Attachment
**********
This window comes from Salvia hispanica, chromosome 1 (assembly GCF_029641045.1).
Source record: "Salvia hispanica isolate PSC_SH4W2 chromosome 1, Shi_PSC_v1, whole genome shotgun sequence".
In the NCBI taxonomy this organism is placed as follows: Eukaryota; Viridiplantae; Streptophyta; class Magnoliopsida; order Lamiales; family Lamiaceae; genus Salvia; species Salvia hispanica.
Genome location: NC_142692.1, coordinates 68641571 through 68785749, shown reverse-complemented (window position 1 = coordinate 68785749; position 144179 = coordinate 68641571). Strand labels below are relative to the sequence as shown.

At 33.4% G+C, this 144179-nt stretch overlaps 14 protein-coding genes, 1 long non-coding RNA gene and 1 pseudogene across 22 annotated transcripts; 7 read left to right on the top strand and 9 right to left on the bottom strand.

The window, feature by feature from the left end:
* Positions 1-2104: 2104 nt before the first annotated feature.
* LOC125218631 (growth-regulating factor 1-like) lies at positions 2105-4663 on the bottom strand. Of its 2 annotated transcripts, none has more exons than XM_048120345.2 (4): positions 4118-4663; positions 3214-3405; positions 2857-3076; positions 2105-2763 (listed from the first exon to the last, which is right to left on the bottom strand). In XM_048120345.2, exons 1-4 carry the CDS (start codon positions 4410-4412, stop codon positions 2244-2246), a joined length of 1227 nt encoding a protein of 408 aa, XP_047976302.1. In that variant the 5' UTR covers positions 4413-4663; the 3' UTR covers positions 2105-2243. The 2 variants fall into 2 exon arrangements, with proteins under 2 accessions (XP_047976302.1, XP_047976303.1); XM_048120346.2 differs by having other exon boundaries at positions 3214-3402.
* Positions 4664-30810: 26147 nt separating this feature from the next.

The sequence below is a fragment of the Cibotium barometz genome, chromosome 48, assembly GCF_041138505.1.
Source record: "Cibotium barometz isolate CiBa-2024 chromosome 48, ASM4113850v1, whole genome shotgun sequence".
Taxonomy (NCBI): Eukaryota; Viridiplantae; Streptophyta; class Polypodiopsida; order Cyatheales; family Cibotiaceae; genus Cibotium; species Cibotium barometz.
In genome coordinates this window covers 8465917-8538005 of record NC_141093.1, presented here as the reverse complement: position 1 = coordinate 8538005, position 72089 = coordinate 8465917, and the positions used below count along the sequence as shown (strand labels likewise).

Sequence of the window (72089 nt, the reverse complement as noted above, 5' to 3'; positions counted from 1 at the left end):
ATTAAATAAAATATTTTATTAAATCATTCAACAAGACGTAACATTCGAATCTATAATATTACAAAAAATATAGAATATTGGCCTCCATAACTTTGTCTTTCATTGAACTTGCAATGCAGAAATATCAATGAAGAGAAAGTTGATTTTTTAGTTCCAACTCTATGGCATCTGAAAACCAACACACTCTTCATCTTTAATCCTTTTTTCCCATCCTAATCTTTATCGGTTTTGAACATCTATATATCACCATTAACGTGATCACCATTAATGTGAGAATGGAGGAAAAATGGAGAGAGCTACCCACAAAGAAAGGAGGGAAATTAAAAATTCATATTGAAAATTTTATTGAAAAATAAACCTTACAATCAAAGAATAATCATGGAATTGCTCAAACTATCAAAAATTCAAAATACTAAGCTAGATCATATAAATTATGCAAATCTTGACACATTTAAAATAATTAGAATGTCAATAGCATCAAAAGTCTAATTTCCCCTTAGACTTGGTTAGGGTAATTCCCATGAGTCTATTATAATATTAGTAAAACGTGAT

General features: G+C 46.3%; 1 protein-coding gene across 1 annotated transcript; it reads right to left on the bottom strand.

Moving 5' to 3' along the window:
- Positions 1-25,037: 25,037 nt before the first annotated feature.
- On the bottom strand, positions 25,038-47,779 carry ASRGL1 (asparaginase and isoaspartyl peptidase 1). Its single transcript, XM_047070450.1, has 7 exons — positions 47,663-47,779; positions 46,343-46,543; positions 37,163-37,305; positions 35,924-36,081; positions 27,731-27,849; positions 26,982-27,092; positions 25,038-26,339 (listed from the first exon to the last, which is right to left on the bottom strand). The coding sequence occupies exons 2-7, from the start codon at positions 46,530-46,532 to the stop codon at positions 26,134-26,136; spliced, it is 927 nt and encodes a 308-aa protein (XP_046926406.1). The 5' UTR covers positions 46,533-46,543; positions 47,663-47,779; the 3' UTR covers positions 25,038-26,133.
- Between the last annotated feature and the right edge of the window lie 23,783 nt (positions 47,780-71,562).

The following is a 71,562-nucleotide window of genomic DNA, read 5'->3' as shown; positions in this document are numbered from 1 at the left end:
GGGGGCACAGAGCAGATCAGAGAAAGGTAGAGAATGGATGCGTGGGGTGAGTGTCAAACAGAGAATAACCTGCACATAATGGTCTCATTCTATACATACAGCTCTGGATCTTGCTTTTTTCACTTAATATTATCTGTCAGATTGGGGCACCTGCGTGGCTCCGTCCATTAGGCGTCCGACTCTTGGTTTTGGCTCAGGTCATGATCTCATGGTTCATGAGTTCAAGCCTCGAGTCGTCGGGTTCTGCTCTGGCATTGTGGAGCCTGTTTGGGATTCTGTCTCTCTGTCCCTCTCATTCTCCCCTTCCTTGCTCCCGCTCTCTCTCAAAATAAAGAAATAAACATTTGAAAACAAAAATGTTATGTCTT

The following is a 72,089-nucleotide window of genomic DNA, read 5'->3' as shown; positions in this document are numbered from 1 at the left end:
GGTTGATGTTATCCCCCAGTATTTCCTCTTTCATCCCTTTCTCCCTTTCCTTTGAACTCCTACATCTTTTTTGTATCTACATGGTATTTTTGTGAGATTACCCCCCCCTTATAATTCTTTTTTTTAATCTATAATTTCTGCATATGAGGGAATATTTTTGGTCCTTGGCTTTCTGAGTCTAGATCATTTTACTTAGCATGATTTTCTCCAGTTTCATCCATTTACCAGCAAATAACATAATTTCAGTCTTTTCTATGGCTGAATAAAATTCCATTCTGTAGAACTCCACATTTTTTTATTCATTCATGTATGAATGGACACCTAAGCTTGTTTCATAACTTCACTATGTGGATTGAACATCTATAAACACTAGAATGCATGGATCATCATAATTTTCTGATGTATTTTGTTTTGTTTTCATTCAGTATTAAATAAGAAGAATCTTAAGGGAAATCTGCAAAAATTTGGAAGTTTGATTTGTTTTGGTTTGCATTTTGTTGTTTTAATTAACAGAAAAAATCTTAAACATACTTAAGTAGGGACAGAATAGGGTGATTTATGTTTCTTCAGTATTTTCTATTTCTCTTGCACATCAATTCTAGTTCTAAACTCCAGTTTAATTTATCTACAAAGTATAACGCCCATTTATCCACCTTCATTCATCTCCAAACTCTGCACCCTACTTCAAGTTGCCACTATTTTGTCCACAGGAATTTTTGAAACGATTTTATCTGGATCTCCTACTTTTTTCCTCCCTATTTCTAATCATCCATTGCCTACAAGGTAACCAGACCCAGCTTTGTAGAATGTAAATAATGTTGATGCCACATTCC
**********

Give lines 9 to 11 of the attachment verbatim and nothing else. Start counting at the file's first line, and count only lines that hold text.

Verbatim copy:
* Positions 4664-30810: 26147 nt separating this feature from the next.

The sequence below is a fragment of the Cibotium barometz genome, chromosome 48, assembly GCF_041138505.1.
Source record: "Cibotium barometz isolate CiBa-2024 chromosome 48, ASM4113850v1, whole genome shotgun sequence".